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    Behind the med-mal crisis
    Beyond stopgap: Insurance reforms

    There are things the industry—and regulators—can do to make rates less volatile.

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    Proposals to improve malpractice insurance range from rate tinkering to more systemic changes, including the no-fault option currently in use in the workers' compensation system and among some automotive insurers. Here are the key ones.

    Improve rate setting. Fundamentally, experts say, companies must do a better job of rate setting during good markets in order to minimize steep rate hikes during bad ones.

    Clearly, some companies did the opposite during the 1990s. They underpriced, relied on investment gains to offset underwriting losses, and, worst of all, let marketing strategies trump sound business decisions. A gung-ho strategy to win new business shouldn't substitute for "prudent actuarial analysis and good planning," concludes a recent report by Florida-based Weiss Ratings, an insurance and financial rating agency.

    The report not only calls on the industry to clean up its act voluntarily; it also calls on regulators to do a better job of monitoring the premiums charged policyholders. In monitoring companies' financial health, the report says, state officials should focus on underwriting profits and losses, independent of the company's investment income. Had this been done during the period when investments gains were offsetting underwriting losses, Weiss argues, state regulators could have authorized gradual rate increases in place of the sudden ones that blindsided doctors.

    Develop stricter standards for estimating incurred loss. In a related area, former Missouri insurance commissioner Jay Angoff would like to see standards adopted, either voluntary or state-imposed, for how companies estimate their expected or incurred losses, a key factor in rate setting. As it stands, says Angoff, high estimates and corresponding bumps in reserve levels don't raise many eyebrows, because solvency-conscious regulators know there's money set aside to pay future claims. But higher estimates also make it possible for companies to ask for higher rates, as they did at the end of the '90s, when some insurers may have overcorrected for past miscalculations.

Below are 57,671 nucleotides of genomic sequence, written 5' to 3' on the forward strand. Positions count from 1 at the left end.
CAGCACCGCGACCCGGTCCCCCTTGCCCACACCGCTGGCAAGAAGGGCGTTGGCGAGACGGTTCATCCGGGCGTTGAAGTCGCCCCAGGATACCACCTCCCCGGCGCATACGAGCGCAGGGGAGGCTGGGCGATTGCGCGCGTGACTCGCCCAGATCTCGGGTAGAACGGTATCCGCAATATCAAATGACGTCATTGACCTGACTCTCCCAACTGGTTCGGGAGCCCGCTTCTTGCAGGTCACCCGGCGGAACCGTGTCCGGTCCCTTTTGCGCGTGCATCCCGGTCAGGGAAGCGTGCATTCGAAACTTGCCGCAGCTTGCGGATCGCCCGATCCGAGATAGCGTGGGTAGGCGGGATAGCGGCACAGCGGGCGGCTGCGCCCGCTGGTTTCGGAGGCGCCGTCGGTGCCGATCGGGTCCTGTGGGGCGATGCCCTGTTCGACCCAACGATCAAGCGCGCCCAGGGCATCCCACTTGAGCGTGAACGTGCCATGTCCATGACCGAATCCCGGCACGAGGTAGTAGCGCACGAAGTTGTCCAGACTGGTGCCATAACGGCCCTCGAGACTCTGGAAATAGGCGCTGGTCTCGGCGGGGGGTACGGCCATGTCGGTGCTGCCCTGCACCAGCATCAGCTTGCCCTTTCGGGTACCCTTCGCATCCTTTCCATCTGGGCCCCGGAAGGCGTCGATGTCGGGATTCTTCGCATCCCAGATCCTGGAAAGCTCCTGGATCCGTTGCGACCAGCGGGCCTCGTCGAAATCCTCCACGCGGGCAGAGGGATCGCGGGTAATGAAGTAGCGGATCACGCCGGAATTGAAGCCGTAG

Angoff would develop a standard that says to companies, "In determining your incurred loss estimates for any one year, you must take into account your actual paid claims over the immediate prior years. If you paid out only slightly increasing amounts for each of the past three years, say, you can't double your rates this year." Companies that consistently over- or underestimated their losses (underestimates and correspondingly lower reserves can make the bottom line look better) would be penalized.

    Whatever standard is finally adopted, says Angoff, there's got to be some rhyme or reason to the way companies go about estimating their incurred losses, and thus the rate hikes they think they deserve.

    Move to "experience rating." Some have called for insurers to change the way they rate individual policyholders, from a focus on specialty, risk, and location to a focus on actual claims history. As it is, doctors with stellar claims histories often end up subsidizing the small number of doctors in the same field with less-than-stellar ones. The switch to experience rating would alter this, proponents say, making it less likely that all doctors in one field would be tarred by the same brush.

    But there are problems with this approach. First, as critics point out, doctors who treat very high-risk patients are likely to be at a disadvantage, whatever their skill level. Second, doctors might have an added incentive to underreport errors, given how much rides on having a clean history. And third, if good individual information can't be accurately compiled, experience rating would be impractical to implement.

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    Wayne J. Guglielmo
    For 12 years, Wayne has written on health policy and related issues for Medical Economics. He also writes the magazine's ...

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